Slimani, Leila, 1981-. Chanson douce : roman. Paris, France : Gallimard, c2016.

Story of a middle-class couple who employ the seemingly perfect nanny, only to come home one day and find she has murdered both of their children.



Véry, Pierre. Les disparus de Saint-Agil. Paris, France : Gallimard, 2005, 1935.


Shortly before the war, strange things happen at night at the School of Saint-Agil. Students begin to disappear... Three students of Saint-Agil, Beaume Sorgue and Macroy, have created a secret society to prepare leaving for America.



741.5 BIR (Fr)


Birmant, Julie. Pablo, Volume 4. Paris, France : Dargaud, c2014.


This fourth and last volume deals with Picasso getting into an African period which led to Cubism right before he became one of the world's best-loved artists.


741.5 FER (Fr)


Fernandes, José Carlos. Le plus mauvais groupe du monde : épisodes 1 & 2. Paris, France : Editions Cambourakis, 2009, c1998.


Within a black and urban setting, the worst band in the world is formed, the outcome of an unbelievable blend of ineptitude and a total absence of musical awareness. Using his perfect mastery of the art of narration, Jose Carlos Fernandes depicts a world bearing a strong resemblance to ours. The stories, each a separate tale in its own right, tell of destinies that brush shoulders with each other, that collide as it were, without ever really intertwining.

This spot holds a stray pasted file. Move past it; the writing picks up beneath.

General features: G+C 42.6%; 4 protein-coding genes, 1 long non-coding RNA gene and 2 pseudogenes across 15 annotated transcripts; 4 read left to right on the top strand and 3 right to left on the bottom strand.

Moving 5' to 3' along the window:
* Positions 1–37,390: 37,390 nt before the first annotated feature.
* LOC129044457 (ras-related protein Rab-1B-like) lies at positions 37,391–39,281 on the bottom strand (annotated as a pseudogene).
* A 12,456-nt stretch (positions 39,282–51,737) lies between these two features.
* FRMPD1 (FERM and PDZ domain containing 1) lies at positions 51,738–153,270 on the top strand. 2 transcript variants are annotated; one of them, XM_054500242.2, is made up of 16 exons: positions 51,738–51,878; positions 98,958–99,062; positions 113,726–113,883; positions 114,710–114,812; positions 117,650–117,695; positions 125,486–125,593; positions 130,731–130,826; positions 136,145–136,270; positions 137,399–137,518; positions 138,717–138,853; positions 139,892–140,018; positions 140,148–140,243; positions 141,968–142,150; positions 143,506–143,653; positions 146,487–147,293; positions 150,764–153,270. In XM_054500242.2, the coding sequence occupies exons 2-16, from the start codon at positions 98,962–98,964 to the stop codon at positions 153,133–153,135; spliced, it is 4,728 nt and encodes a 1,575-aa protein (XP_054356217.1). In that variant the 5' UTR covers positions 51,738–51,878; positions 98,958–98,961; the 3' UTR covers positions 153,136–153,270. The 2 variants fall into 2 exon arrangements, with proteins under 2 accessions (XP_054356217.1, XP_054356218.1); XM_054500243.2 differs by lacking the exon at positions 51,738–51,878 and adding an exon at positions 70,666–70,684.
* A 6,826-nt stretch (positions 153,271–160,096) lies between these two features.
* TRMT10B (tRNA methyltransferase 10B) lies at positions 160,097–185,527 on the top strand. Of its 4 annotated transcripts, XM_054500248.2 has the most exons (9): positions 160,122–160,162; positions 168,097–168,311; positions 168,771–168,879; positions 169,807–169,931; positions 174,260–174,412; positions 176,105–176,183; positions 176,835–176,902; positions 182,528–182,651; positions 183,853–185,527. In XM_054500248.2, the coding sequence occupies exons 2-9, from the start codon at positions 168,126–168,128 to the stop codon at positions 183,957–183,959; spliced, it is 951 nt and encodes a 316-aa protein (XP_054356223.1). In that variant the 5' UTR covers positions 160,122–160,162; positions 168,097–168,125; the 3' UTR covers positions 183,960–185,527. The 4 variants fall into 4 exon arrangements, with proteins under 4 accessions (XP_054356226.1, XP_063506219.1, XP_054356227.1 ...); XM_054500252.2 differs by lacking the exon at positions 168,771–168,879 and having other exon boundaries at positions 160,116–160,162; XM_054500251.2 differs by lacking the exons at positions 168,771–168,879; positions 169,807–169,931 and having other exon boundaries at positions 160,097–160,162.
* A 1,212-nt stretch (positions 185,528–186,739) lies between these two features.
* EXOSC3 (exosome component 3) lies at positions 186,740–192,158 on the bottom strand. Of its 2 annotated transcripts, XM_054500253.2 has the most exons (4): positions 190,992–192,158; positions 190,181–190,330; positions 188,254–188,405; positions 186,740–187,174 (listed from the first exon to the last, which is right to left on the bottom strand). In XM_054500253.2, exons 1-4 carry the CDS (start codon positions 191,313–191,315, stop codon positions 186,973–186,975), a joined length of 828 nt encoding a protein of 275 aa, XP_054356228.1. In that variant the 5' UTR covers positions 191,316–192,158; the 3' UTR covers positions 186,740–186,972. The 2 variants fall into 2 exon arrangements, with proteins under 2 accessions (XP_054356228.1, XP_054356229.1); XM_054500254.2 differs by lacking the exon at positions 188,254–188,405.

741.5 KUS (Fr)


Kusumi, Masayuki. Le gourmet solitaire. Paris, France : Casterman, c2005.


As salesman Goro Inogashira travels Japan, he visits various restaurants and street booths to sample the local cuisine. Each chapter features a different place and dish.


741.5 LUP (Fr)

Lupano, Wilfrid. Un océan d'amour. Paris, France : Delcourt, c2014.

Silent graphic novel telling the story of an elderly couple of a fisherman and a housewife. One day the man disappears together with his boat and the woman embarks on a quest of finding her husband.


741.5 ODA (Fr)

Oda, Eiichiro, 1975-. One piece. 5 volumes. French ed. Grenoble, France : Glenat, 2005, c1997.

Japanese manga story that follows the adventures of Monkey D. Luffy, a young man whose body gained the properties of rubber after unintentionally eating a Devil Fruit. With his crew of pirates, named the Straw Hat Pirates, Luffy explores the Grand Line in search of the world's ultimate treasure known as "One Piece" in order to become the next Pirate King.

741.5 TAN (Fr)

Taniguchi, Jiro. Le journal de mon père. Paris, France : Casterman, 2016, c1995.

A heartfelt, historical novel that follows the life of a male protagonist that returns to his hometown of Tottori after his father's death.


842 PAG (Fr)


Pagnol, Marcel, 1895-1974. Marius. Paris, France : Editions de Fallois, 2004, 1929.


Marius works in his father's bar and loves Fanny, but has always dreamed of traveling the world.

842 PAG (Fr)


Pagnol, Marcel, 1895-1974. Fanny. Paris, France : Editions de Fallois, 2004, 1931.


After her boyfriend Marius departs on a five year trip, Fanny discovers she is pregnant and must weigh her options.


842 PAG (Fr)


Pagnol, Marcel, 1895-1974. César. Paris, France : Editions de Fallois, 2004, 1936.